Someone once told me that the popular myth that most people only dream in black and white comes from the 1950s, when television was primarily black and white. Once color television became more common, more people dreamed in color. That just makes me so sad! Are imaginations really that numb? On the other hand, taken to the silly extreme, it makes me laugh to imagine a world before television, when radio was king, and people only dreamed in broadcast sound. And before that, maybe only conversations? Or maybe symphonies? Or drums? Imagine your dreams are only wolves howling in the dark and the smell of meat and fire.



From the age of eight, I had the same dream repeatedly for almost 15 years.  In my dream, I am with my parents at Kmart (the one in Roebuck if you are old enough to remember).  We enter the store together and I take off for the toy department, as I always did.  Eventually I wander back to look for my parents.  I see my mom in the women’s clothing department and run toward her.  I begin to chatter excitedly about whatever doll or toy has caught my eye.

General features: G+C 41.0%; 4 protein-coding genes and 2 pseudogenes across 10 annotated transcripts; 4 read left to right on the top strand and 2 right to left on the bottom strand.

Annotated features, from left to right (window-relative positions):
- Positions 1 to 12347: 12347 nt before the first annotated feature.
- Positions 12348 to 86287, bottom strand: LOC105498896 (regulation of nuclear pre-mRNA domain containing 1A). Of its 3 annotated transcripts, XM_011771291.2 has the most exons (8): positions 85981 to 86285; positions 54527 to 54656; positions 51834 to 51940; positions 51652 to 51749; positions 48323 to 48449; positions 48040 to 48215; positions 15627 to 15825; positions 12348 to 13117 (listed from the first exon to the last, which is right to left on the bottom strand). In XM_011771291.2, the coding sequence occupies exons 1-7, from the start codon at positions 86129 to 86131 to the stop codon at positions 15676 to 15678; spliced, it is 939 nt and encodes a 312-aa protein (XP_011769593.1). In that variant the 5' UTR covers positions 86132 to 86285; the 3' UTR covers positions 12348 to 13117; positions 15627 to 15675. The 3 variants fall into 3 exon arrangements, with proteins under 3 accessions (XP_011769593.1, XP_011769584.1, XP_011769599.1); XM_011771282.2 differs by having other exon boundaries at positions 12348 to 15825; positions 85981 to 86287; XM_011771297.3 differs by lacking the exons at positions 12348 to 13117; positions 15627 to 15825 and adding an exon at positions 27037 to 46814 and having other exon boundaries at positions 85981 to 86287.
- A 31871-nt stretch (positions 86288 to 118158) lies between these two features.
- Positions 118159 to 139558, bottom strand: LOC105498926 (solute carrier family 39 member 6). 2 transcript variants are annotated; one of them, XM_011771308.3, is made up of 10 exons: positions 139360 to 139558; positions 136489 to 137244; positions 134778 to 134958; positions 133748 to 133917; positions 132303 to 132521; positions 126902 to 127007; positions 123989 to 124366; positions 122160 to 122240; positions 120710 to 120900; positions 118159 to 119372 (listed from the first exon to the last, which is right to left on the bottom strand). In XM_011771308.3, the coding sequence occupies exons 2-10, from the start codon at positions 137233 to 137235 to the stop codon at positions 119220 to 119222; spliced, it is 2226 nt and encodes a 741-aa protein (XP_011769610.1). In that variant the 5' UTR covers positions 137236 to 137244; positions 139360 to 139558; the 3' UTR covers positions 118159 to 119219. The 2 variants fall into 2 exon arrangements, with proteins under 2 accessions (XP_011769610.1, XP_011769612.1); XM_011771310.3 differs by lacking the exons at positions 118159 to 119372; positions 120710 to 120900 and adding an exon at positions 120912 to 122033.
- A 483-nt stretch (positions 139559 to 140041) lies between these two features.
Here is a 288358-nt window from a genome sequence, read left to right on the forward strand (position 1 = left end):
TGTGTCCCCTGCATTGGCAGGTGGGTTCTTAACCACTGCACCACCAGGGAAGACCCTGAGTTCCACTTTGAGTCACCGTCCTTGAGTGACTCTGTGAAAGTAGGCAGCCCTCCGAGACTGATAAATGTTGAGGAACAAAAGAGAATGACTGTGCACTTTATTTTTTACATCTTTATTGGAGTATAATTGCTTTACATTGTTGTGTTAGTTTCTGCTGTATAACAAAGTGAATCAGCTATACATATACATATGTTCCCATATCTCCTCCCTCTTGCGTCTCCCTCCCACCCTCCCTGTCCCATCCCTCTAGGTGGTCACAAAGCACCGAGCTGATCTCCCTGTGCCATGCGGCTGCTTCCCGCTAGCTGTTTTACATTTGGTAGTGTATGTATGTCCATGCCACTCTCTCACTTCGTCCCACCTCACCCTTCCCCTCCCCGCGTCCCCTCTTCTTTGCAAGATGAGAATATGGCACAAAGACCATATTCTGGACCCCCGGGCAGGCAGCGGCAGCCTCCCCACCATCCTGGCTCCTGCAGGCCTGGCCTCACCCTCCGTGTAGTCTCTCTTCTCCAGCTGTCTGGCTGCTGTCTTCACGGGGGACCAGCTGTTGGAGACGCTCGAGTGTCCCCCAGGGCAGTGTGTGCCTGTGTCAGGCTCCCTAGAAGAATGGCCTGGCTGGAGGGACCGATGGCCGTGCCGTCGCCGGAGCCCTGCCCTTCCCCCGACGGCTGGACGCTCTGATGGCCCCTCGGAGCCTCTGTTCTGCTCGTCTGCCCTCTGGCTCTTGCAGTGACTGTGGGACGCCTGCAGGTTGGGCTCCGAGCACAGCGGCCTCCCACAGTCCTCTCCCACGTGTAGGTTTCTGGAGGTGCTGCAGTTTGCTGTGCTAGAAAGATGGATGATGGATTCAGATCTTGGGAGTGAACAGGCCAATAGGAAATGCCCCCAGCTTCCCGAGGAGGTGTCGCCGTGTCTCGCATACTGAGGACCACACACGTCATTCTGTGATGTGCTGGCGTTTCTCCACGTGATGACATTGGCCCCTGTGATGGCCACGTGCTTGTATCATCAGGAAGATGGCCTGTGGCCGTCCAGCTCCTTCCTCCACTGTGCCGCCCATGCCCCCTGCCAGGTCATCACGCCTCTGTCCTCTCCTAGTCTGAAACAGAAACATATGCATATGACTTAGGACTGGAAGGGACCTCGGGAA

Through all of this, my mother never acknowledges me.  At first I think she is annoyed because I ran off, so I apologize and then continue to tell her about whatever toy I want her to buy me.  By this time my father has joined us.  Neither of them acknowledges me.  I begin to grow more and more frustrated, unable to fathom why they are acting this way.  Eventually, I start dancing all around them and the shopping cart, frantically trying to get their attention.  This is when I realize that they cannot see me.

I follow them through the store for what feels like hours, desperately trying to find a way to make myself known to them.  I listen to their conversation and realize that they are not talking about trying to find their missing child.  Not only can they not see me, it is as if I never existed.  At this point I start to panic.